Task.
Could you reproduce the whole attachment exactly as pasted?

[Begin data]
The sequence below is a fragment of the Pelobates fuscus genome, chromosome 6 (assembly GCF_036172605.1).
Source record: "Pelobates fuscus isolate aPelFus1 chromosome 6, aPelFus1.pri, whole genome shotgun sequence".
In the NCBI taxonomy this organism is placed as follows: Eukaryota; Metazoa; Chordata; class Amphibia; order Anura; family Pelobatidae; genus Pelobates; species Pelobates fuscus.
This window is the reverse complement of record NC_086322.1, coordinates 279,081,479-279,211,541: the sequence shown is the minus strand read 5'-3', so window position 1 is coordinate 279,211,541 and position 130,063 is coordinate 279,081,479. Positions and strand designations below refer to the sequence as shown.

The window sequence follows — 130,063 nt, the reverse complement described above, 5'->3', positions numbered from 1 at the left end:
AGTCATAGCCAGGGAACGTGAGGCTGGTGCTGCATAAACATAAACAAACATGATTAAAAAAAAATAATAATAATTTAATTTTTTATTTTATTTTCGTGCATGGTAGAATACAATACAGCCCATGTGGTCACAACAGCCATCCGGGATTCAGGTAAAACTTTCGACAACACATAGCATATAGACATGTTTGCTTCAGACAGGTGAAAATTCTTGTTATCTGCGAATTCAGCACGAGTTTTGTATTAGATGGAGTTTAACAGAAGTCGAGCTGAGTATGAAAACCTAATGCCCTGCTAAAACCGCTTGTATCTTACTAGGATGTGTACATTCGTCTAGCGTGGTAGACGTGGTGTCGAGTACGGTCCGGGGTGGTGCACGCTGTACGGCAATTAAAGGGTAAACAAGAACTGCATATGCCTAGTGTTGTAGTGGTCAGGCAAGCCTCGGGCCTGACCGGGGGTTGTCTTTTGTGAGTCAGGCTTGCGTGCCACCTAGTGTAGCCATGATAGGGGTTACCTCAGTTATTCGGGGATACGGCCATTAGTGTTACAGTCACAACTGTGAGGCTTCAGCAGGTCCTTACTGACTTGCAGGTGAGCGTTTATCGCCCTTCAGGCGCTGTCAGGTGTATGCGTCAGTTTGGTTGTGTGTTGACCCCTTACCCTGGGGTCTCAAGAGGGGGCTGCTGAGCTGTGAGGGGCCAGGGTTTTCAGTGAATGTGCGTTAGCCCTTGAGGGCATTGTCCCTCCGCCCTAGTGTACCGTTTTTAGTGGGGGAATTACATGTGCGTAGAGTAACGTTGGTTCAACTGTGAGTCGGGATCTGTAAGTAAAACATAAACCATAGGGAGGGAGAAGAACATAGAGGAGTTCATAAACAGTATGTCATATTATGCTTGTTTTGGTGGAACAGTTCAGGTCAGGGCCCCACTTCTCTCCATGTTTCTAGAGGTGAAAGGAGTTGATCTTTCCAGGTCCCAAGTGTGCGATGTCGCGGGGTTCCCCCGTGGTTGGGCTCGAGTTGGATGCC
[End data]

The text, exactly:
The sequence below is a fragment of the Pelobates fuscus genome, chromosome 6 (assembly GCF_036172605.1).
Source record: "Pelobates fuscus isolate aPelFus1 chromosome 6, aPelFus1.pri, whole genome shotgun sequence".
In the NCBI taxonomy this organism is placed as follows: Eukaryota; Metazoa; Chordata; class Amphibia; order Anura; family Pelobatidae; genus Pelobates; species Pelobates fuscus.
This window is the reverse complement of record NC_086322.1, coordinates 279,081,479-279,211,541: the sequence shown is the minus strand read 5'-3', so window position 1 is coordinate 279,211,541 and position 130,063 is coordinate 279,081,479. Positions and strand designations below refer to the sequence as shown.

The window sequence follows — 130,063 nt, the reverse complement described above, 5'->3', positions numbered from 1 at the left end:
AGTCATAGCCAGGGAACGTGAGGCTGGTGCTGCATAAACATAAACAAACATGATTAAAAAAAAATAATAATAATTTAATTTTTTATTTTATTTTCGTGCATGGTAGAATACAATACAGCCCATGTGGTCACAACAGCCATCCGGGATTCAGGTAAAACTTTCGACAACACATAGCATATAGACATGTTTGCTTCAGACAGGTGAAAATTCTTGTTATCTGCGAATTCAGCACGAGTTTTGTATTAGATGGAGTTTAACAGAAGTCGAGCTGAGTATGAAAACCTAATGCCCTGCTAAAACCGCTTGTATCTTACTAGGATGTGTACATTCGTCTAGCGTGGTAGACGTGGTGTCGAGTACGGTCCGGGGTGGTGCACGCTGTACGGCAATTAAAGGGTAAACAAGAACTGCATATGCCTAGTGTTGTAGTGGTCAGGCAAGCCTCGGGCCTGACCGGGGGTTGTCTTTTGTGAGTCAGGCTTGCGTGCCACCTAGTGTAGCCATGATAGGGGTTACCTCAGTTATTCGGGGATACGGCCATTAGTGTTACAGTCACAACTGTGAGGCTTCAGCAGGTCCTTACTGACTTGCAGGTGAGCGTTTATCGCCCTTCAGGCGCTGTCAGGTGTATGCGTCAGTTTGGTTGTGTGTTGACCCCTTACCCTGGGGTCTCAAGAGGGGGCTGCTGAGCTGTGAGGGGCCAGGGTTTTCAGTGAATGTGCGTTAGCCCTTGAGGGCATTGTCCCTCCGCCCTAGTGTACCGTTTTTAGTGGGGGAATTACATGTGCGTAGAGTAACGTTGGTTCAACTGTGAGTCGGGATCTGTAAGTAAAACATAAACCATAGGGAGGGAGAAGAACATAGAGGAGTTCATAAACAGTATGTCATATTATGCTTGTTTTGGTGGAACAGTTCAGGTCAGGGCCCCACTTCTCTCCATGTTTCTAGAGGTGAAAGGAGTTGATCTTTCCAGGTCCCAAGTGTGCGATGTCGCGGGGTTCCCCCGTGGTTGGGCTCGAGTTGGATGCC